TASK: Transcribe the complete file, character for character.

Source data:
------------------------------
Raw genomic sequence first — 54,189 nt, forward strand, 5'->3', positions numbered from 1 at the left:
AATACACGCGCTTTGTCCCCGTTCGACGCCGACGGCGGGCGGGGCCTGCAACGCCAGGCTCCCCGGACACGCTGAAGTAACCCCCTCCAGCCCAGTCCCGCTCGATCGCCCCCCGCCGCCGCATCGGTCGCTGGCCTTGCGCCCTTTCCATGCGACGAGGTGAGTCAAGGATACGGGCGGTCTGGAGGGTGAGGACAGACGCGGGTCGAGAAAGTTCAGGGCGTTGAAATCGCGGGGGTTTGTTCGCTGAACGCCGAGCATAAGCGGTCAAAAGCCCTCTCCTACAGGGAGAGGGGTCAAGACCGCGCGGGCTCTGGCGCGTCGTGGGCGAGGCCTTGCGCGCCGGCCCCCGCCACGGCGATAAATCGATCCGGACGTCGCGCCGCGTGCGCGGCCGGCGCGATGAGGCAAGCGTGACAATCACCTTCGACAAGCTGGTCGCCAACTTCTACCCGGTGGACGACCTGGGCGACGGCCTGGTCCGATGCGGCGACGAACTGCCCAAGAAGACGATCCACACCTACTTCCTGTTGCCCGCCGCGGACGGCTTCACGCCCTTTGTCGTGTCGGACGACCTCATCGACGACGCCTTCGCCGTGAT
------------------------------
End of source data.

Raw genomic sequence first — 54,189 nt, forward strand, 5'->3', positions numbered from 1 at the left:
AATACACGCGCTTTGTCCCCGTTCGACGCCGACGGCGGGCGGGGCCTGCAACGCCAGGCTCCCCGGACACGCTGAAGTAACCCCCTCCAGCCCAGTCCCGCTCGATCGCCCCCCGCCGCCGCATCGGTCGCTGGCCTTGCGCCCTTTCCATGCGACGAGGTGAGTCAAGGATACGGGCGGTCTGGAGGGTGAGGACAGACGCGGGTCGAGAAAGTTCAGGGCGTTGAAATCGCGGGGGTTTGTTCGCTGAACGCCGAGCATAAGCGGTCAAAAGCCCTCTCCTACAGGGAGAGGGGTCAAGACCGCGCGGGCTCTGGCGCGTCGTGGGCGAGGCCTTGCGCGCCGGCCCCCGCCACGGCGATAAATCGATCCGGACGTCGCGCCGCGTGCGCGGCCGGCGCGATGAGGCAAGCGTGACAATCACCTTCGACAAGCTGGTCGCCAACTTCTACCCGGTGGACGACCTGGGCGACGGCCTGGTCCGATGCGGCGACGAACTGCCCAAGAAGACGATCCACACCTACTTCCTGTTGCCCGCCGCGGACGGCTTCACGCCCTTTGTCGTGTCGGACGACCTCATCGACGACGCCTTCGCCGTGAT